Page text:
Earlier this year, we set out on an incredible and affordable African safari. The adventure took us from the city of Johannesburg to the Kalahari Desert, Okavango Delta and finished in Victoria Falls. There were so many highlights on this Botswana safari. We did it all – Okavango Delta flight, Chobe River safari, safari through Chobe National Park and many Victoria Falls activities. This safari in Botswana was booked through G Adventures Africa. Below, we’ll break down the safari itinerary, show you stunning pictures of the amazing wildlife and give you our G Adventures review.
Itinerary by Day for G Adventures Africa: Botswana & Falls Adventure
Like any RobeTrotting review, you can expect our honest feedback as well as tips for doing this same trek. Below we’ll break down each day of the tour with the highlights and pictures. Lastly, we will review the optional activities that you can add to your trip for a fee. Some were worth it and others simply were not. We’ll conclude with a final overall review of the tour including who it’s right for and who should look at other options.
To see how we chose this tour check out: How to Pick the Right Safari Tour
Day 1: Johannesburg
Day one for any G Adventures tour is generally the same. It’s an arrival day where you have no scheduled activity besides an orientation meeting with your CEO. With that in mind, you should plan your G Adventures tour to arrive a day or two in advance. This enables you to explore your departure city before the tour begins. Mike and I arrived in Johannesburg two days before our tour commenced. This gave us the opportunity to explore Johannesburg, its surroundings and tour The Apartheid Museum.
Otherwise, day one of the tour consisted of meeting our tour group and enjoying our first dinner together. This was at our tour’s first hotel which was 40 minutes from center city Johannesburg. Keep that in mind if you arrive early. We chose to book our own hotel accommodations in central Johannesburg before the tour began. That way we could be closer to attractions and nightlife.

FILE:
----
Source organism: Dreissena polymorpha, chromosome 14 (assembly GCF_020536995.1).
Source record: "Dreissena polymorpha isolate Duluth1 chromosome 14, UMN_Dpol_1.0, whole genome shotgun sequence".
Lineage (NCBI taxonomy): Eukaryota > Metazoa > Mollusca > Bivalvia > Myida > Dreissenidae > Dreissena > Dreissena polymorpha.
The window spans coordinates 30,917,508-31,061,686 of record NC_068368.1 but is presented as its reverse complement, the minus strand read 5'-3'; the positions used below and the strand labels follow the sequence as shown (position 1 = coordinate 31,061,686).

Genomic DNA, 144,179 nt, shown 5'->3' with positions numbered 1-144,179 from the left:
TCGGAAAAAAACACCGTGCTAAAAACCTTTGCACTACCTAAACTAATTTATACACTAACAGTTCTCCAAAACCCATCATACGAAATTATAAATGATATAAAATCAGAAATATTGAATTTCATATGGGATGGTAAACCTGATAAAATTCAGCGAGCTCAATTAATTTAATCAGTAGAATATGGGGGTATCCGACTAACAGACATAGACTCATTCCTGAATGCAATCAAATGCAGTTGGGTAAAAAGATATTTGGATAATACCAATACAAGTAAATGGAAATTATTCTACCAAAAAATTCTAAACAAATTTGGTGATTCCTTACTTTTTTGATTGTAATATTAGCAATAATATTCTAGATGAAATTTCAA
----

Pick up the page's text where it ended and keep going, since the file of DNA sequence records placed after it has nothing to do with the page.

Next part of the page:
Day 2: Serowe, Botswana and the Khama Rhino Sanctuary
We woke up early on our second day because it was a long drive to our first overnight camping location. After a quick breakfast, we boarded the all-terrain vehicle to drive into Botswana. We spent most of the day on the road. This also included the Botswana border crossing. Finally, we arrived in Khama Rhino Sanctuary and set up camp. The sanctuary is located in the Kalahari Desert. Desert sand made for a comfortable sleeping location to set up our tents. While temperatures dipped at night, we enjoyed some time around the campfire and marveled at the brilliant starry sky.
Day 3: Maun, Botswana and the Okavango Delta Flight
Morning Safari in Khama Rhino Sanctuary
We woke up at 4 am the next morning to eat a quick breakfast, tear down our tents and board a jeep for our first safari. The sunrise safari occurs early to catch wildlife seeking waterholes during more active morning time. This is before the oppressive midday sun. It was frigid when we left camp, but sunrise in the brush was spectacular. Riding out in the cold and catching views of wildlife was also a fantastic bonding experience for our newly-formed group. We saw rhino, giraffe, zebra, elephants, and impala before jumping back on the road and heading to Maun.
Okavango Delta Flight
The drive to Maun was 6.5 hours, this included a few bathroom breaks and stops for snacks. Once we reached Maun we took to the air for a birds-eye view of the Okavango Delta. The flight cost $120 per person and was a cool perspective of the delta and the animals that call it home. We saw hippo, giraffes, zebra, elephants, and buffalo from the air. The winding water channels of the delta were particularly cool to view from above.